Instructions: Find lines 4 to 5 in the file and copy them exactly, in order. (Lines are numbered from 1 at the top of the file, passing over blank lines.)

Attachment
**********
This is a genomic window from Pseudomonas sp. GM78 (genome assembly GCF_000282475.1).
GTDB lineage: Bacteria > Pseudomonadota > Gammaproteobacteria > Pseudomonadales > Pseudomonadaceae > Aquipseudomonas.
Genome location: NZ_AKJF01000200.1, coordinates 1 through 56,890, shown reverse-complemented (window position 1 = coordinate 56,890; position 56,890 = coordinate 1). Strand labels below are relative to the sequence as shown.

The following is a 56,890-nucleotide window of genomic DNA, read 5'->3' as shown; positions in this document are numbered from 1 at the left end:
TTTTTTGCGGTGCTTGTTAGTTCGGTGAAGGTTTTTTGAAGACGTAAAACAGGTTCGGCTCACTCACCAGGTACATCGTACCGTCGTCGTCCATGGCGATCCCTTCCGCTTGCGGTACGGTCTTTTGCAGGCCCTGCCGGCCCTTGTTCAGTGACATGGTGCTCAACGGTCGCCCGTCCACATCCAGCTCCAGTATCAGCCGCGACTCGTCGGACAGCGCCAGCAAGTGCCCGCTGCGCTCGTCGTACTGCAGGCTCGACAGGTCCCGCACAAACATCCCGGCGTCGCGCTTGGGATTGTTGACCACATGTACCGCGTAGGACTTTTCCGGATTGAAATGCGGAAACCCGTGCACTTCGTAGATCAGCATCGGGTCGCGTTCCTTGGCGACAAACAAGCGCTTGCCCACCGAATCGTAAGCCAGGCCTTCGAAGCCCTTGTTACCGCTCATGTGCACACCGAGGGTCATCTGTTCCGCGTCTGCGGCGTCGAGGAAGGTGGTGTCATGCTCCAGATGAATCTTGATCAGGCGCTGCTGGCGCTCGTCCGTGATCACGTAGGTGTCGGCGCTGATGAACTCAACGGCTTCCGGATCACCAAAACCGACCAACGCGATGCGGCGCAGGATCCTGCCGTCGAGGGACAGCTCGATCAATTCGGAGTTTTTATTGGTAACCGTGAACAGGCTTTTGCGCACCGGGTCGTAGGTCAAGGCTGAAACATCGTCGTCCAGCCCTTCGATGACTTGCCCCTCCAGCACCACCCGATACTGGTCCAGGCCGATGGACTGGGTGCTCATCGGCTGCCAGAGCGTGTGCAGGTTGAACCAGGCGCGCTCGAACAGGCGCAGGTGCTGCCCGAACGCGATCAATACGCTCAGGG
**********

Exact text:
The following is a 56,890-nucleotide window of genomic DNA, read 5'->3' as shown; positions in this document are numbered from 1 at the left end:
TTTTTTGCGGTGCTTGTTAGTTCGGTGAAGGTTTTTTGAAGACGTAAAACAGGTTCGGCTCACTCACCAGGTACATCGTACCGTCGTCGTCCATGGCGATCCCTTCCGCTTGCGGTACGGTCTTTTGCAGGCCCTGCCGGCCCTTGTTCAGTGACATGGTGCTCAACGGTCGCCCGTCCACATCCAGCTCCAGTATCAGCCGCGACTCGTCGGACAGCGCCAGCAAGTGCCCGCTGCGCTCGTCGTACTGCAGGCTCGACAGGTCCCGCACAAACATCCCGGCGTCGCGCTTGGGATTGTTGACCACATGTACCGCGTAGGACTTTTCCGGATTGAAATGCGGAAACCCGTGCACTTCGTAGATCAGCATCGGGTCGCGTTCCTTGGCGACAAACAAGCGCTTGCCCACCGAATCGTAAGCCAGGCCTTCGAAGCCCTTGTTACCGCTCATGTGCACACCGAGGGTCATCTGTTCCGCGTCTGCGGCGTCGAGGAAGGTGGTGTCATGCTCCAGATGAATCTTGATCAGGCGCTGCTGGCGCTCGTCCGTGATCACGTAGGTGTCGGCGCTGATGAACTCAACGGCTTCCGGATCACCAAAACCGACCAACGCGATGCGGCGCAGGATCCTGCCGTCGAGGGACAGCTCGATCAATTCGGAGTTTTTATTGGTAACCGTGAACAGGCTTTTGCGCACCGGGTCGTAGGTCAAGGCTGAAACATCGTCGTCCAGCCCTTCGATGACTTGCCCCTCCAGCACCACCCGATACTGGTCCAGGCCGATGGACTGGGTGCTCATCGGCTGCCAGAGCGTGTGCAGGTTGAACCAGGCGCGCTCGAACAGGCGCAGGTGCTGCCCGAACGCGATCAATACGCTCAGGG